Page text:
The government, having signed the Ottawa Treaty, cannot use, store or transport such artifacts. It also has to undertake the responsibility of clearing the minefields and providing victims with assistance. But the military base which protects the communication towers on Munchique Hill, in the state of Cauca, still has "Mine Field" signs. "We keep the signboards just to be on the safe side, in case some mines still remain under the ground," said Lt. José Quintero.

Latin America Has 10 Other Countries With Mine Fields

Despite the fact that Colombia is the only country with an ongoing civil war in Latin America, 10 other Latin American countries still record land mine incidents on regular basis.

Nicaragua, El Salvador and Guatemala still suffer the consequences of its twentieth-century wars. There is no clear information on Cuba, which has not signed the Ottawa Treaty and keeps minefields at least around the American base of Guantánamo.

In South America, there are land mines at the boundaries of Chile with Argentina and Bolivia, and between Peru and Ecuador. Venezuela recorded a land mine incident in 2004, and still hasn't fulfilled its promise to clear the six minefields protecting its naval facilities.

In North America, Canada is one of the major backers of anti-land mine actions, having acted as the host for the international meeting that resulted the treaty.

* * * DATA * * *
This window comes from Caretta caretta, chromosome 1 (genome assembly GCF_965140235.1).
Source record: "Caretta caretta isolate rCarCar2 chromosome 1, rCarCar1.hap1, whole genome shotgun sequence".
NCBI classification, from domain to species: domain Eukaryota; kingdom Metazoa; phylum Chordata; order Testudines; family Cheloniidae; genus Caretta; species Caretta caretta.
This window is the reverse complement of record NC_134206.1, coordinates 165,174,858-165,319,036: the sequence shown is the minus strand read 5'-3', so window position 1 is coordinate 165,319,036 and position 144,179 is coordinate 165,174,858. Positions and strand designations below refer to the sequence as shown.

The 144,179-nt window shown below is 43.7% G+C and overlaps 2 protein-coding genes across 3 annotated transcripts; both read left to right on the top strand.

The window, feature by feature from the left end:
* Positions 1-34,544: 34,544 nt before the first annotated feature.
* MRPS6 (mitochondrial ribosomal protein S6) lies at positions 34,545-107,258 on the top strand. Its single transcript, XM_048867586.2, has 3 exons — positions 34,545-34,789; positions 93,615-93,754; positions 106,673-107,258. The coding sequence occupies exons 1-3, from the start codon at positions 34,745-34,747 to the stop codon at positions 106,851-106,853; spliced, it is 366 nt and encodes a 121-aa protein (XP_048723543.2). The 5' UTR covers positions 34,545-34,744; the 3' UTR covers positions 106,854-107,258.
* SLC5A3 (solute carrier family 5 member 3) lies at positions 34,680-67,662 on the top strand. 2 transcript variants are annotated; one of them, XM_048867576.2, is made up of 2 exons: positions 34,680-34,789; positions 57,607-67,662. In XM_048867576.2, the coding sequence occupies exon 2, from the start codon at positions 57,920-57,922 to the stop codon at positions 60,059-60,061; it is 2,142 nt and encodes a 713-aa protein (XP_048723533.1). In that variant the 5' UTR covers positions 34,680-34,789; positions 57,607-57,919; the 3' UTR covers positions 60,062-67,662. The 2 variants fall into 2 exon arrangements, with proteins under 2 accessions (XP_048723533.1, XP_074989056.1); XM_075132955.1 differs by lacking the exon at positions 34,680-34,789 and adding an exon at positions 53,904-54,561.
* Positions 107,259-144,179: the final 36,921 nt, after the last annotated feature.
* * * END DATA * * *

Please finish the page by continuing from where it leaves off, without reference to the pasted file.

The United States refuses to sign the treaty because it cannot let go of a weapon it might need in the future. However, 74 land mine related casualties were recorded by the United States between 2001 and 2003 in Afghanistan and Iraq, which is one reason why the United States is the major individual donor in the fight against land mines. But of the $96.5 million donated by the United States to anti-mine programs in 31 countries in 2004, $35.8 million was spent in Iraq alone.

40 Countries Ignore the Anti-Mine Agreement

The Ottawa Treaty, the agreement that prohibits the production, trade, transfer, stockpiling and utilization of anti-personnel land mines, was established in 1997. Since then, 147 countries have adhered to the treaty. Ethiopia, Bhutan, Latvia and Vanuatu Signed the treaty in 2005 but 40 other countries have yet to sign, among them the United States, China, Russia, India, Pakistan, Iran and North Korea.

The treaty underwent its last review in December. At this meeting, Landmine Monitor described the current situation in each of the 104 countries affected by land mines or otherwise involved in the matter.

Despite a decrease in the number of countries that recorded accidents with land mines between 2004 and 2005, the number of survivors who need social, medical and psychological assistance — often for the rest of their lives — has increased.

Of the three countries that topped the list — Cambodia, Afghanistan and Colombia — only Afghanistan has had a decrease in the number of recorded incidents.